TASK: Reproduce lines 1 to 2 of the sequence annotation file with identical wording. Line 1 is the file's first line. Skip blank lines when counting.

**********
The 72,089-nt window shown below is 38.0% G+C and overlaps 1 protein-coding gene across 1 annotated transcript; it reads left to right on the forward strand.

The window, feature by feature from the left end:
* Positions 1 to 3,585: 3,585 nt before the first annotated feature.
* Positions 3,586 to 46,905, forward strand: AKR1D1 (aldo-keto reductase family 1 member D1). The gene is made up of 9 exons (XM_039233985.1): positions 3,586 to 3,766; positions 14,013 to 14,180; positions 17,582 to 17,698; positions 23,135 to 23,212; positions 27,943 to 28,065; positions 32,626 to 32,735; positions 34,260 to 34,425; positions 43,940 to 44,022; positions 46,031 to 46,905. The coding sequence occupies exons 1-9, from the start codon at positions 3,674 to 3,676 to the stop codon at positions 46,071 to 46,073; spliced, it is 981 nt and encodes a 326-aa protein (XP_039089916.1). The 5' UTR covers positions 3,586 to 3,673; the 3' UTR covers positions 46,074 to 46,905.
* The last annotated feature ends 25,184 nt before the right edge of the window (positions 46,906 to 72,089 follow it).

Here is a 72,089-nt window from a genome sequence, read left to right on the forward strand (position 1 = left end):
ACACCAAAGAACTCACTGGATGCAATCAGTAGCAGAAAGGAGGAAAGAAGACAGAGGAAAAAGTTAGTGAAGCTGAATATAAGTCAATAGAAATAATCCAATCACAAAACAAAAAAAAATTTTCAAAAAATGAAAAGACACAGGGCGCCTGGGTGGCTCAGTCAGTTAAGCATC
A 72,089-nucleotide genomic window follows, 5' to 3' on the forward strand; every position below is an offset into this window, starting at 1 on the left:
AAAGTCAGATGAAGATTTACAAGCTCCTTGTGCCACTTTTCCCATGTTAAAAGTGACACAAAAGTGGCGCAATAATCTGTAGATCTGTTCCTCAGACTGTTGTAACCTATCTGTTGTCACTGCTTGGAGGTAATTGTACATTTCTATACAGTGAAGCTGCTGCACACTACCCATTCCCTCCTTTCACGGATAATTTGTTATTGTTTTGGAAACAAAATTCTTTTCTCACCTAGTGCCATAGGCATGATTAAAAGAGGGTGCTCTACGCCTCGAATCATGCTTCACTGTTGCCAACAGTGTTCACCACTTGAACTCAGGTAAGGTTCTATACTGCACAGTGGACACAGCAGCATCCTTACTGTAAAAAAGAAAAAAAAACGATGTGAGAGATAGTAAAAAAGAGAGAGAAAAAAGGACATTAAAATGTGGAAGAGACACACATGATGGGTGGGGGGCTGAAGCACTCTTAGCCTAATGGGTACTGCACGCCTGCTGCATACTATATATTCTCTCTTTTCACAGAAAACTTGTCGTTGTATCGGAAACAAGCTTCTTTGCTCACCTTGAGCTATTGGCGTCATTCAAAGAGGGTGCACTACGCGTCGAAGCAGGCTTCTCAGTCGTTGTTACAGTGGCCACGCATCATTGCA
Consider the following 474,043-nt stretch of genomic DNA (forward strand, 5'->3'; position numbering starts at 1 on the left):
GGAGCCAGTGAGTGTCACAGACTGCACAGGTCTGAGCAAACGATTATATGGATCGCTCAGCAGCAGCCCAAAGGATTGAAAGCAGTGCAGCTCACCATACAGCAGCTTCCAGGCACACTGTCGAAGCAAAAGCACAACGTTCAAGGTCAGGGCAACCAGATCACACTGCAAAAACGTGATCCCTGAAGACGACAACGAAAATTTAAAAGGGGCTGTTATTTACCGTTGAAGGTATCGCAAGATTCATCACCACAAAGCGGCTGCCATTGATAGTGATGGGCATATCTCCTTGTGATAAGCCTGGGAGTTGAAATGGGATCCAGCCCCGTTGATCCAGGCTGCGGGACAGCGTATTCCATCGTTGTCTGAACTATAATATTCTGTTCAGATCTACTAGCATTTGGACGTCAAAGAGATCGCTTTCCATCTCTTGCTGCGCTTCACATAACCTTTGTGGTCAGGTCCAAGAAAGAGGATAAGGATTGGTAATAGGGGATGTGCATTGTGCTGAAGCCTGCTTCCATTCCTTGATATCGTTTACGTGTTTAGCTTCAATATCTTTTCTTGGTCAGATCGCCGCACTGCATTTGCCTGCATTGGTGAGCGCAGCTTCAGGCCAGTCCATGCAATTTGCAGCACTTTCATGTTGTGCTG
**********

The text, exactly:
The 72,089-nt window shown below is 38.0% G+C and overlaps 1 protein-coding gene across 1 annotated transcript; it reads left to right on the forward strand.

The window, feature by feature from the left end: